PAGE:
Nigerian Electricity Company (NIGELEC), Niger
The Nigerian Electricity Company "NIGELEC" was incorporated on September 7, 1968. Its capital amounts to seventy-six billion four hundred and forty-eight million eight hundred and seventy (76,648,870,000) CFA Francs. Its head office is located in Niamey, Plateau district, No. 201, Avenue General De Gaulle (PL 30).
The supply of electrical energy goes back to 1952 with the first agreement granting the management of the electricity service of Niamey to the colonial company "AOF Energy" and whose particular purpose was the production and distribution of electrical energy. French West Africa.
Energie AOF subsequently transformed into SAFELEC (African Electricity Company), due to the independence of several African countries, particularly Niger.
On September 07, 1968, SAFELEC was transformed into a public limited company under the name of "Société Nigérienne d'Electricité" (NIGELEC) whose capital is majority-owned by the State. The distribution of electricity in the other cities was gradually entrusted to NIGELEC from 1971, first in management, then as a concession from 1973.
The Nigerian Electricity Company (NIGELEC), has always operated under the concession regime with the monopoly of the production, transmission and distribution of electricity.
The Nigerian Coal Company of Anou Araren (SONICHAR), created in 1978 to exploit the Anou Araren coal deposit, was granted electricity production by way of derogation from the monopoly held by NIGELEC; since 1988, NIGELEC has leased 132 kV line Anou Araren-Arlit to SONICHAR, which sells electrical energy to mining companies while maintaining the monopoly of distribution in the cities of Agadez, Arlit and Tchirozérine.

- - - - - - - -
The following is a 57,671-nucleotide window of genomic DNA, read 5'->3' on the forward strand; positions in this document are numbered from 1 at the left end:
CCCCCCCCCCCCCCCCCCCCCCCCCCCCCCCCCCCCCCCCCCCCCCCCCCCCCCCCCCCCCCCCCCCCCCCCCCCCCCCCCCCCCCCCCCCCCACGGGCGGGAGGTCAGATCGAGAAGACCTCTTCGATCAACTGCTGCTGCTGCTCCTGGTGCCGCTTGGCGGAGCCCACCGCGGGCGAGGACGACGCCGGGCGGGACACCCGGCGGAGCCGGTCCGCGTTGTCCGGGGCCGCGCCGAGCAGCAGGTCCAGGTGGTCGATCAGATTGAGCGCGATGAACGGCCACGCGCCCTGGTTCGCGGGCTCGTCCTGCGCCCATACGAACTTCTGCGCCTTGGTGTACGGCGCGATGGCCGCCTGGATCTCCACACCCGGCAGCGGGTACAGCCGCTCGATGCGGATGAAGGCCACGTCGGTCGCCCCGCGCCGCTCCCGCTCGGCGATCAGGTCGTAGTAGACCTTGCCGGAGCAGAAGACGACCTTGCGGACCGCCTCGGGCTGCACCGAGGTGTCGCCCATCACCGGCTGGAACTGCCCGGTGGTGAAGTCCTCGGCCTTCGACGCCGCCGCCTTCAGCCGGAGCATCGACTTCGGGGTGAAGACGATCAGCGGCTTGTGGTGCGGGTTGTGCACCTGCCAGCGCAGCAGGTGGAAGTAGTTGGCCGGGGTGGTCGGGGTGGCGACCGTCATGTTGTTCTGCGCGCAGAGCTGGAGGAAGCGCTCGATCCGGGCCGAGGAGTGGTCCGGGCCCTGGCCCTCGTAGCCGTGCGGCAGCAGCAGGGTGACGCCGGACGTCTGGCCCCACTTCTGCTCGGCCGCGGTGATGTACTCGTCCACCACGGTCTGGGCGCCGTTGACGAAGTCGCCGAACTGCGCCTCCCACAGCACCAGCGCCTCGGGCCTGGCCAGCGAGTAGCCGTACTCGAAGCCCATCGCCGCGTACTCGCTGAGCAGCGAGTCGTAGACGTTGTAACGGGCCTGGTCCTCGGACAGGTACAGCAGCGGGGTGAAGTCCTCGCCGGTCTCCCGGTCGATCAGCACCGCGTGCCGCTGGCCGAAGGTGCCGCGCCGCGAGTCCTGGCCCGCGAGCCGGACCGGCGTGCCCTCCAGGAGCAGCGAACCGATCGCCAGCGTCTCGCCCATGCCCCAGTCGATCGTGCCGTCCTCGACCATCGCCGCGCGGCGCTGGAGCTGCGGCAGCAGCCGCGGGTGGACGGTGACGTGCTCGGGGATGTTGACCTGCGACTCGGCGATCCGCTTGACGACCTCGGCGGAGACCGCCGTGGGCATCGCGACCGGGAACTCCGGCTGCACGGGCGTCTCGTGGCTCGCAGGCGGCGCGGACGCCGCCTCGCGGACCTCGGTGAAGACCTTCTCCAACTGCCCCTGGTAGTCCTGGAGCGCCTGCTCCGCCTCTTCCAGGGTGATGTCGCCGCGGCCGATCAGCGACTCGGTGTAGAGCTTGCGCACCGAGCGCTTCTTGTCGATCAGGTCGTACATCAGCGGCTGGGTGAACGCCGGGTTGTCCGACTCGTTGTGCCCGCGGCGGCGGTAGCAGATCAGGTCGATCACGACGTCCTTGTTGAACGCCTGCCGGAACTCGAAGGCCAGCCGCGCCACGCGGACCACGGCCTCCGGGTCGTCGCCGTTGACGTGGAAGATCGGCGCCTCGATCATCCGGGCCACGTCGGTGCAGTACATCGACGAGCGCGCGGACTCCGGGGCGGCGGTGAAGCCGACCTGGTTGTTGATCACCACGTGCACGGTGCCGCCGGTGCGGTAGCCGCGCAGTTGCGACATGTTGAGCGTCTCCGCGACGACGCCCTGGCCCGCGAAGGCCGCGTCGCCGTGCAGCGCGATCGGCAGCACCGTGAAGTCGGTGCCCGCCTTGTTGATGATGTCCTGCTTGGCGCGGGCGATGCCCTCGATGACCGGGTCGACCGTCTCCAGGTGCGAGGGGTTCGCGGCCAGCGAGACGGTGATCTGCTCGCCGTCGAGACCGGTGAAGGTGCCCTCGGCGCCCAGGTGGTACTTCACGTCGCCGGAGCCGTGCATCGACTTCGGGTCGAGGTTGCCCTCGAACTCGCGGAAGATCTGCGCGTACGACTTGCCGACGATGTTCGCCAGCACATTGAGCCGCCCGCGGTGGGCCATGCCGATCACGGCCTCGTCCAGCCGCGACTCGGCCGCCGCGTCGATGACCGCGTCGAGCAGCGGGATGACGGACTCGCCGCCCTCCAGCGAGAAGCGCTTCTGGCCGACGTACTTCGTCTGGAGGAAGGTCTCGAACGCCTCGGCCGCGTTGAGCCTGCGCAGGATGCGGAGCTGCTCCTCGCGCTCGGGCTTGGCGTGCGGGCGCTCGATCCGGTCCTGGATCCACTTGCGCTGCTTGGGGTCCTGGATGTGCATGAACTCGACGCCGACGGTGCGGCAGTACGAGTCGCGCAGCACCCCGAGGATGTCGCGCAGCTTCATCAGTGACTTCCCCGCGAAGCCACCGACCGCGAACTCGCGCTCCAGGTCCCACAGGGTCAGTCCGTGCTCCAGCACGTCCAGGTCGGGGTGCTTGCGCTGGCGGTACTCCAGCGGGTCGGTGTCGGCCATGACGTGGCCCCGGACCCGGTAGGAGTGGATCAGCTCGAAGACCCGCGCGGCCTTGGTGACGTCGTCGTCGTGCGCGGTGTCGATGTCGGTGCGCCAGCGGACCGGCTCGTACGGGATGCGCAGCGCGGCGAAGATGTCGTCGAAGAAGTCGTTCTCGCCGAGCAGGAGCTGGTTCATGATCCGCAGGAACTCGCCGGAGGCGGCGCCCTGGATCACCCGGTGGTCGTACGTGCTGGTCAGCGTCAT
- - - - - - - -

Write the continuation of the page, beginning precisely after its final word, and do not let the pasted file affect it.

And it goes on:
The economic difficulties that NIGER experienced in the 1990s plunged the electricity subsector into a particularly tense situation due to government consumption arrears and its dismemberment; this situation was aggravated by the devaluation of the CFA franc in 1994.
Thus, pressure from donors to push for reforms has increased with the suspension of financing credits and the threat of privatization.
In 1993, the State and NIGELEC signed a new 50-year Concession Treaty without annexing a set of specifications that clearly defined NIGELEC's mission.
From 1996, as part of the reforms undertaken by the state, NIGELEC was included in the list of companies to privatize. However, this process was not successful despite the various tenders launched. A set of specifications including an investment plan has been presented to the tenderers. But after the abandonment of this option, no provision has been made to ensure the planned financing.
Following the recommendation of the donors on the tariff revision, NIGELEC initiated, from 2011, a vast investment program to connect all regions of the country to the interconnected network thus reducing diesel consumption. These are several projects in the field of production, transmission and distribution of electrical energy, including:
the construction of the Gorou Banda Thermal Power Plant (80 MW expandable to 100 MW),
the Salkadamnna Coal Plant (200 MW expandable to 600 MW),
the Kandadji Hydroelectric Dam (130 MW),
the project to extend and strengthen the distribution networks in Niamey and improve access to electricity in rural areas -CNE1157 (AFD): it will allow the electrification of 118 localities and the connection of 60,000 customers over the period 2016-2018
the project to support the expansion of access to electricity in Niger - NEACACEP (WORLD BANK) which will connect 65,000 customers over the 2016-2018 period.
From 2016, a new Electricity Code, reaffirming the State's monopoly on the public service of electricity while liberalizing the production and transport segment, was adopted by Law N ° 2016- 05 of May 17, 2016. The concession scheme is the form of delegation enshrined in this law which opens the possibility to independent production. This Code also introduced the regulation of the electricity sub-sector and the notion of rural electrification.See more